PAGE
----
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Opinion: My wish for my Asian American daughter: A world that sees her in all her humanity




To some, it may seem like a knee assessment. For me, given the way tensions, suspicions, and hatred have developed for Asian Americans like me and those of Asian descent around the world during this pandemic, it was instinct.

As information about the spa shot spread, it became clear that my gut was right. Six of the eight victims were women of Asian descent. Atlanta police have said yes too early in the investigation to determine that the shootings were a hate crime, but given the increase in Asian American violence, it is difficult not to draw a correlation.
This horrible violence is not the first nor, unfortunately, the last time I have this intuition. Certainly not, as the impacts of the Covid-19 pandemic continue to tear American life apart. While America has suffered a collective trauma from the coronavirus and can be largely identified with the fear of contracting this invisible and deadly virus, Asian Americans have also taken on a different concern as we continue to be boc expiatori for the virus.

Knowing that hatred increases, with ignorance as a partner, it has become second nature to ask if any of my labels (Asian American, journalist, wife, mother) will lead to someone directing me verbal abuse or physical violence.

But in recent years, the remarkable rise in racial tensions across America and anti-Asian attacks have forced me to think more about the safety of my family.

He stab attack in a young Asian American family last summer at Texas Sam’s Club at home: my young mixed-race daughter looks more like me than her white father. That could have been my story.

My dreams of this last year of traffic to meet my parents based in California, in the center of the country, were postponed for fear that something terrible might happen to them traveling through areas with smaller Asian American populations.

Instead, I broke up in South America with an RV with my husband, daughter, and white mother-in-law as George Floyd’s protests erupted in the country.

Adeline Chen and her daughter.
And while I was on the surface, it might seem like a safe and socially distant journey, I felt anything less during this period of racial count and a pandemic. I realized that my daughter and I were often the only minorities in the rolling stock parks surrounded by flags and signs supporting then-President Donald Trump, who routinely called Covid-19 the “China virus” or “Kung flu”.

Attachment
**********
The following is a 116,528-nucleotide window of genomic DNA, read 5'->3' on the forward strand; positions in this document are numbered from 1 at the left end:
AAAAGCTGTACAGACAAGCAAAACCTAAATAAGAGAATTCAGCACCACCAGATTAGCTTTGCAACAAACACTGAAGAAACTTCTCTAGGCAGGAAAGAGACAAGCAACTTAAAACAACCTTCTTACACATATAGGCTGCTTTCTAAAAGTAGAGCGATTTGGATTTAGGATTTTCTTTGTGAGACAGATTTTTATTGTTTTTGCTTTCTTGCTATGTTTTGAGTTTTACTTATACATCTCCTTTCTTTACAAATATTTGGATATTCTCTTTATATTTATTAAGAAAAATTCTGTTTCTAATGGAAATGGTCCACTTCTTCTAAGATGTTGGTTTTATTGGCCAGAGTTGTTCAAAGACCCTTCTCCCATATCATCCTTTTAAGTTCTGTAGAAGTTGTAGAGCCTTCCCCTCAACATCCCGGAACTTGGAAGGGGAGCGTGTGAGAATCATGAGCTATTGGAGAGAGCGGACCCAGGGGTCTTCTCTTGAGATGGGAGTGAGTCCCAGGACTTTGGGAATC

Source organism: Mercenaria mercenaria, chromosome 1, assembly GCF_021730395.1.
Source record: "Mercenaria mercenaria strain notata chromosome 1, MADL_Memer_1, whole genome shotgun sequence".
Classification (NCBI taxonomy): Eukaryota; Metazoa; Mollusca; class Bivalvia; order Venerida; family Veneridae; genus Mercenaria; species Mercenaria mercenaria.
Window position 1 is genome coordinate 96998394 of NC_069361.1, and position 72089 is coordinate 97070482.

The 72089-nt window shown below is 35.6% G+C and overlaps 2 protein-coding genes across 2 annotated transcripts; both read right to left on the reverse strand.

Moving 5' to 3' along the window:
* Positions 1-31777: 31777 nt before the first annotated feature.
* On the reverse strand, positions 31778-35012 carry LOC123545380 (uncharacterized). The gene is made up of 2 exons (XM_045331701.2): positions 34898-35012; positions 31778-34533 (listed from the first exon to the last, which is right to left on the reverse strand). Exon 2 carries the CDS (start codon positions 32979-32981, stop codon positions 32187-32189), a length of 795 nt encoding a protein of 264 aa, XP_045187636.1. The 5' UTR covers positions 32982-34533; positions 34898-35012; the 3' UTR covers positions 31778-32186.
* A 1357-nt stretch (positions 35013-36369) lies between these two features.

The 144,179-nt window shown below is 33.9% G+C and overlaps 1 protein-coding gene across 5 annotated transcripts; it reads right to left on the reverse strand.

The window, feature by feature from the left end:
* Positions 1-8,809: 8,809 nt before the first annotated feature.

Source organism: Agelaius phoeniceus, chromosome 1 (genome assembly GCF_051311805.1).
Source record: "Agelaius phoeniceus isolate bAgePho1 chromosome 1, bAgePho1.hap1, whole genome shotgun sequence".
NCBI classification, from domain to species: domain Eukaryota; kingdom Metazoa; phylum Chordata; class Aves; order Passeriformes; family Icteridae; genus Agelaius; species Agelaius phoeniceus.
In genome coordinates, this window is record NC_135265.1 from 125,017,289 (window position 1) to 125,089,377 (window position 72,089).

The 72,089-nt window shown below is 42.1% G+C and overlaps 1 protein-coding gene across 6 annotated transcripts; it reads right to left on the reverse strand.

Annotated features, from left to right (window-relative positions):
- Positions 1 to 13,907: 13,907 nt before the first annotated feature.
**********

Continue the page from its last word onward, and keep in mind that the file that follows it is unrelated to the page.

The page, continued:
I don’t have to go far to face hard truths. I have seen the dirty looks and felt visible hostility wandering around Atlanta, where I live. My closest friends have heard me describe the challenges that can arise from marrying a family where some members still accept the tired excuses of, “well, that person didn’t say it,” “that’s just slang politician “and” those words won I have no real repercussions. ”

Many people can afford to excuse the “crazy uncle” who says racist things, but in doing so, allow unacceptable rhetoric that has harmful real-life implications for those like me, who can’t let go. -they wouldn’t even want the skin.

The sting doesn’t fade when these extended relatives shout “cancel the culture” over the publisher’s decision to stop distributing a few Dr. books. Seuss with terrible representations of Asians and African Americans. Seeing and hearing these comments is an erasure of who I am and my identity in this country, and I know I’m not alone in feeling that way.

Why Asian American violence is escalating, along with white supremacist propaganda
And I will be the first to admit to the mass media, my chosen career, I still have a long way to go to resolve how Asian Americans and their respective cultures are represented or how racist acts and hate crimes are denounced. . While we need to report what officials say about an ongoing investigation, the media has a responsibility to ask difficult questions and not just trust on police reports to lead news coverage.

We have seen that the officials were unreliable, did not give the whole story and used a language that paints a different picture of the suspects depending on their race and ethnicity.

On Wednesday, during a press conference, a police captain said the suspect in the shooting in Atlanta, which is white, “He was pretty fed up and had been a bit at the end of the rope” and “Yesterday was a really bad day for him, and he did.”

He was disrespectful and dehumanized the community victim of this terrible act.

For a long time, the media industry has bordered on honest truths, not providing space for those with lived experiences to contribute to the narrative. We need to see and hear more stories that represent the profound diversity of life in the AAPI community; only by doing so will we influence the way our society sees Asian Americans.

Anti-Asian sentiments and attacks are far from new in the US; incidents such as the Pages Act of 1875, the Chinese Exclusion Act of 1882, and the internment of Japanese Americans during World War II are part of a constantly growing process. underground current that crosses the historic ocean of America. The deletion of this story must end. Now, there has been a new collective effort to back down against hatred instead of quietly accepting the harmful myth of the “model minority” that has made us sweep away micro-aggression, discrimination and violence under the rug. .

As a mother of a daughter who will inevitably have to navigate this world as a woman of Asian heritage, I will not stop struggling to use the voice I have as a journalist to make sure this world is ready to see her. and treat her and all other Asian Americans with respect and dignity.

My hope is that one day he will live in a world that demands nothing less and that he will never have to experience the same concern for the intestinal instinct he had after hearing about the traits.